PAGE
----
The Bruins got a very important reminder Wednesday night in Game 2 of their Stanley Cup playoff first-round series against the Panthers: Playoff hockey is far different from the regular season.
Boston’s historic regular season is a thing of the past, and Florida clearly doesn’t care about how the Black and Gold rewrote the record book. A talented Panthers team with an experienced head coach have looked more than capable of giving the B’s a series, and they have done just that with a convincing 6-3 win Wednesday night at TD Garden. The series shifts to Florida with the Panthers owning home-ice advantage for now.
“You build a little beilef in each game. That’s what we’re trying to do,” Panthers head coach Paul Maurice said in his postgame press conference. “We’d be more than happy to play seven of them. We’d be fine with that, grind it as hard as we can for as long as we can.”
We now know there at least will be five of them. Here are the takeaways from Game 2, though.
Jim Montgomery is right when he says the breakouts weren’t solely a defensive problem. Tyler Bertuzzi’s up-the-middle giveaway right in front of his own net in the first could have easily been a Florida goal. However, the issue mostly stemmed from the Bruins’ back end. Two of the Panthers’ first four goals came as a direct result of the Bruins’ inability to get the puck out of their own zone. Brandon Carlo tried to move a puck off the wall to the middle of the ice on a breakout but whiffed, leading to Sam Bennett’s goal in the second. In the third, a three-man Panthers forecheck made life hell for Charlie McAvoy on the boards, and David Krejci was flying the zone, leaving a massive amount of frozen real estate for Dmitry Orlov to defend against a trio of Panthers. It’s also a big reason the Bruins looked slower than usual.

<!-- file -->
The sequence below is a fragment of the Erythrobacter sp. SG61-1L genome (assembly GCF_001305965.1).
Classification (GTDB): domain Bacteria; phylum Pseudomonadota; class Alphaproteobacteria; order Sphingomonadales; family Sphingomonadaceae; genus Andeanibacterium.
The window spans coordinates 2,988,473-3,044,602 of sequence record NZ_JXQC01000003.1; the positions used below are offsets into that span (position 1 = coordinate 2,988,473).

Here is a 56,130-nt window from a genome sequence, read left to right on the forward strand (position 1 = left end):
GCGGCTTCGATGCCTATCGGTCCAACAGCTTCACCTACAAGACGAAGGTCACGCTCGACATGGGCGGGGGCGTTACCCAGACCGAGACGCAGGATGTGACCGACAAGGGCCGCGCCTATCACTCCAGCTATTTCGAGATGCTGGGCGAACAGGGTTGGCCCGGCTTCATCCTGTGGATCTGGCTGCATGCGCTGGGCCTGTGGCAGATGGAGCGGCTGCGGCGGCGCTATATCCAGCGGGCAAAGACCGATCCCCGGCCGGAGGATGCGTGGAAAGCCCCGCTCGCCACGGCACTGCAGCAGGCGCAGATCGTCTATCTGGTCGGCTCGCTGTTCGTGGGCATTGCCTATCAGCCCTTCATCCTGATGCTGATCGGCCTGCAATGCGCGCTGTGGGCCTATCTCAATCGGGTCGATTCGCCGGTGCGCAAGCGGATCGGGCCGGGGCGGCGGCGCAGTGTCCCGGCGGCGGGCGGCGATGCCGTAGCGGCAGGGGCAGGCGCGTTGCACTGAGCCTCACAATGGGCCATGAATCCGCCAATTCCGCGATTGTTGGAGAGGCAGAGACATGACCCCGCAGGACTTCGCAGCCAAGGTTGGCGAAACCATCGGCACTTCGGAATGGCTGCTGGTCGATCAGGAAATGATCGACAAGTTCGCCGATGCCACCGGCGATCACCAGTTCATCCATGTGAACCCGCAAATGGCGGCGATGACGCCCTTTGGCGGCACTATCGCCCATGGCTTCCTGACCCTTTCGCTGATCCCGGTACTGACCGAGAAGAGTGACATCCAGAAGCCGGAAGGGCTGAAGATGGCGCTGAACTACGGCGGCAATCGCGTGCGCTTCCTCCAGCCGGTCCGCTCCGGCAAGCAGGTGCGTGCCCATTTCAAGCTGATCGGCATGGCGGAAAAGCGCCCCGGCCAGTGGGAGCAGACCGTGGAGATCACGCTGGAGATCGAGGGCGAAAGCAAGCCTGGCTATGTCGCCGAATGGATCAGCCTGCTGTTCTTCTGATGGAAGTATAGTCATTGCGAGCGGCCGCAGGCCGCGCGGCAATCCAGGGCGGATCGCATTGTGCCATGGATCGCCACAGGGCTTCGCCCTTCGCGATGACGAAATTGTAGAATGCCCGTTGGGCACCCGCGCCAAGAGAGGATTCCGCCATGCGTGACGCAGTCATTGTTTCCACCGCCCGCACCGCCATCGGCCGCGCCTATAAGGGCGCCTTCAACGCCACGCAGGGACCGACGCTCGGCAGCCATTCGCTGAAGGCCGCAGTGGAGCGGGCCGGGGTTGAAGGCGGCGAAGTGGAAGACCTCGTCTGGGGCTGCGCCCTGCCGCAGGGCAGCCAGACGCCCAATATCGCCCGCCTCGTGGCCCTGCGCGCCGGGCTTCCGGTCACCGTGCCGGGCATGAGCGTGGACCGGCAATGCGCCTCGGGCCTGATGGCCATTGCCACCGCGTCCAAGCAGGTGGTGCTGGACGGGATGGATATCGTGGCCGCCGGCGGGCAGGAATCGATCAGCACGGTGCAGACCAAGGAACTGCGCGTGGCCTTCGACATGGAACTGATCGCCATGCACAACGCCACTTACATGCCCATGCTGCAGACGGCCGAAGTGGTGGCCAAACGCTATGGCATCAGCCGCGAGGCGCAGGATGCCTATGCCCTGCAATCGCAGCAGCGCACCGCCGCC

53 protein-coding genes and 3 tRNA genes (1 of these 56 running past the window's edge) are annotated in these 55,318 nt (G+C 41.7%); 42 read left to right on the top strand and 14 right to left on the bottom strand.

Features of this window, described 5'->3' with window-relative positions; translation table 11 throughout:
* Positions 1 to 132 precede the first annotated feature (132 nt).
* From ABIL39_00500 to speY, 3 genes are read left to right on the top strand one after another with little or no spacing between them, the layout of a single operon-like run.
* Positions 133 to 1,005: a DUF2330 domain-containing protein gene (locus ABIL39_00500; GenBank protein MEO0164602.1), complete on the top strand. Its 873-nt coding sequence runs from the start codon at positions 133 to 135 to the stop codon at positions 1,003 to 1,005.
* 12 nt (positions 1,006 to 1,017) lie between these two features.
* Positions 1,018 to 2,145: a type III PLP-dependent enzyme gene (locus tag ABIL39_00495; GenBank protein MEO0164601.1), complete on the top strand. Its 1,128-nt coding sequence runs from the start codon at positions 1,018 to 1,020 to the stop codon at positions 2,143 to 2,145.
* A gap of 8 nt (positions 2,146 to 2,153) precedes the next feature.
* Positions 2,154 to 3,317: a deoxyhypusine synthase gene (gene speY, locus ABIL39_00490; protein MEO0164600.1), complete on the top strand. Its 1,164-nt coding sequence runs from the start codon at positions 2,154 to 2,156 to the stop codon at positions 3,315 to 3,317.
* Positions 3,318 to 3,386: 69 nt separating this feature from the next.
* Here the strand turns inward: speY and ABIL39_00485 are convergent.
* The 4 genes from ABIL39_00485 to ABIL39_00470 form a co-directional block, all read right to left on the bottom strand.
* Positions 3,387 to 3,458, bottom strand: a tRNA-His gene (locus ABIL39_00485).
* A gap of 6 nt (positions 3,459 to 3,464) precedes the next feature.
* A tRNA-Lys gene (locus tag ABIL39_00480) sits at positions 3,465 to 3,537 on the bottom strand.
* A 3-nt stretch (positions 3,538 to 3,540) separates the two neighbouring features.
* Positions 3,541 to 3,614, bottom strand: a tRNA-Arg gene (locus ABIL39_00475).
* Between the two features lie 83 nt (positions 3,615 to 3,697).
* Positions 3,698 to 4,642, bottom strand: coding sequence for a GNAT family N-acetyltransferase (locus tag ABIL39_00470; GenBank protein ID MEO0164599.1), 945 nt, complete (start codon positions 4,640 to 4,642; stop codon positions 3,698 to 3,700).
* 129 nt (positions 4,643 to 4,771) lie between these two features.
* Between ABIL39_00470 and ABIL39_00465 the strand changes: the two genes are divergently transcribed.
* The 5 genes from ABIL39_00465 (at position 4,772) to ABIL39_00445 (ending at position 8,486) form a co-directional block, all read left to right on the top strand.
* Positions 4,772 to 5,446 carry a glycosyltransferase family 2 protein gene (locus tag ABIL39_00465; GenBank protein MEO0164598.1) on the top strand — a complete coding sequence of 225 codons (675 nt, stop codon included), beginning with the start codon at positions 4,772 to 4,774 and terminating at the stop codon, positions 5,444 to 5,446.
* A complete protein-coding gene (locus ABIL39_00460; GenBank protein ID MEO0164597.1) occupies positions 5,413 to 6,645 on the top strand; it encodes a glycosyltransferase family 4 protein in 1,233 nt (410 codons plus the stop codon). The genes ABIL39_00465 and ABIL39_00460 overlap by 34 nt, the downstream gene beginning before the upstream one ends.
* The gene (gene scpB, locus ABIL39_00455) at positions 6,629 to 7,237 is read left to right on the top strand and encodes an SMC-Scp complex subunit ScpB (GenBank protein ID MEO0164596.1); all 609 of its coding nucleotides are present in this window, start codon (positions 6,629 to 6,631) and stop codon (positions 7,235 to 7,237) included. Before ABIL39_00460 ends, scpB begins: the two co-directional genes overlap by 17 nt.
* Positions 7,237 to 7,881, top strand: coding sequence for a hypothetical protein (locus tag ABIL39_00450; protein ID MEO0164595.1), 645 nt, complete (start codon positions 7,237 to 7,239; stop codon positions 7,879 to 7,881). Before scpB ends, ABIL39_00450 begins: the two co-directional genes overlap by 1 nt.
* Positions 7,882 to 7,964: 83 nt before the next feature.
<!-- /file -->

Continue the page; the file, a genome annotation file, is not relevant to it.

The Bruins will go back to the drawing board and almost certainly will tweak something in their game plan to improve the breakouts. But it wouldn’t be surprising to see some sort of lineup change, too. Matt Grzelcyk sat out the first two games, but he is arguably the Bruins’ best puck mover from the back end and could draw in. But those goals came on miscues from players like Carlo and McAvoy. Florida almost scored in the first when Hampus Lindholm couldn’t keep a puck in the zone on the power play, and he was then abused by Aleksander Barkov who won the puck away. Those are Boston’s top blueliners. They need to be better regardless of what Montgomery can do.
Rough go for the second line
Look, there weren’t many players in Black and Gold who had a nice night Wednesday. Even Brad Marchand, who unquestionably was the best Bruin in Game 2, was on the ice for three Panthers goals. There’s room for improvement everywhere. That being said, the Game 2 performance of Krejci’s line might be part of the consideration for potential lineup changes. According to Natural Stat Trick, the trio of Krejci, David Pastrnak and Bertuzzi was on the ice for seven Panthers five-on-five scoring chances while generating just two of their own. The other Bruins lines combined for six scoring chances allowed among them all. The line also allowed four high-danger chances without generating any of their own and were out-shot 9-2 at even strength. Pastrnak was held quiet in the offensive zone, too, with just a pair of shots on net and just four attempts total — including a good look in the third with which he completely missed the net. The Bertuzzi-Pastrnak wasn’t quite there, either, which could open the door for a Czech Line reunion if Patrice Bergeron returns for Game 3, especially if Boston is also without Tomas Nosek.